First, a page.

The 1948 Lechner House is one of the last masterpieces of architect Rudolph Schindler, a mandarin of California modernism and a hugely influential force in 20th-century design. Nestled into the rock and hugging the contours of its canyon setting, the structure epitomizes Schindler’s late-career “space architecture.” The state in which we found the house was, in a word, bleak, so our mission was clear: save it, restore it, and give it a new life for a new century.
Many of Schindler’s signature details—including humble plywood walls and a bold, angular stainless-steel fireplace—had been entombed in Sheetrock and other materials incongruous with the architect’s vocabulary. We had to liberate the Schindler within.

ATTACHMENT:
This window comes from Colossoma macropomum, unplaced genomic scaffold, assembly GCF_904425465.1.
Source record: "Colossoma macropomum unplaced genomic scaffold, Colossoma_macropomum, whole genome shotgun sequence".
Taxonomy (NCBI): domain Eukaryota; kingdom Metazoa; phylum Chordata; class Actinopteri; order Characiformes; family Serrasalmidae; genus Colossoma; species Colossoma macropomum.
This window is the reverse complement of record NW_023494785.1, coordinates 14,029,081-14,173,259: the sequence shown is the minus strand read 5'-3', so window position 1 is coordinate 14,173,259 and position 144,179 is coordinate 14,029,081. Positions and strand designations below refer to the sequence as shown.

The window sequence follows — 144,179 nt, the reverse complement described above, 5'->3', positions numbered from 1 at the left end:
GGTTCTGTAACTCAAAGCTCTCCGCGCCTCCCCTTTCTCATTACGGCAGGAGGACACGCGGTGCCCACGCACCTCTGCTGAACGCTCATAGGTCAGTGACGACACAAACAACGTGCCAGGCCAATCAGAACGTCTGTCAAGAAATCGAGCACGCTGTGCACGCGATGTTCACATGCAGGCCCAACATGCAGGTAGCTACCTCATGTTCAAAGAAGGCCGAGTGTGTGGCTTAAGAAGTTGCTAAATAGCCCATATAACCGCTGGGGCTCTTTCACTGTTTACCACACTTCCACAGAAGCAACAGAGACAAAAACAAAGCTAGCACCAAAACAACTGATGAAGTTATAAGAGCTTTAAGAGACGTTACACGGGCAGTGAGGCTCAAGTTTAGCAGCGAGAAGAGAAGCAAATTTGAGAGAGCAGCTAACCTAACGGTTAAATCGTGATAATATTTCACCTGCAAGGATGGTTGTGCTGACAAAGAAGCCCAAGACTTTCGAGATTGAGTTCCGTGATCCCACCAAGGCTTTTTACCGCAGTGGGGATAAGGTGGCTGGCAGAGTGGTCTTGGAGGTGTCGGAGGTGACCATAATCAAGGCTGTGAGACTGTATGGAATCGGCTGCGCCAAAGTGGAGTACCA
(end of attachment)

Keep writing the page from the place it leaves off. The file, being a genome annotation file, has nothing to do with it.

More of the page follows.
The key to turning the historic house into a contemporary home was to avoid slavish devotion to Schindler’s original design while maintaining the spirit of his work and reconstructing his most brilliant ideas.
The house is not merely a Schindler brought back from the near-dead, but a reflection of its owner’s unique aesthetic of streamlined California cool studded with warm, organic touches and high-low wit.
No one wants to live in a museum, suffocated by the past. This exercise in respectful reimagination pays the ultimate compliment to the architect. It is decidedly a Schindler; it’s just not your grandmother’s Schindler.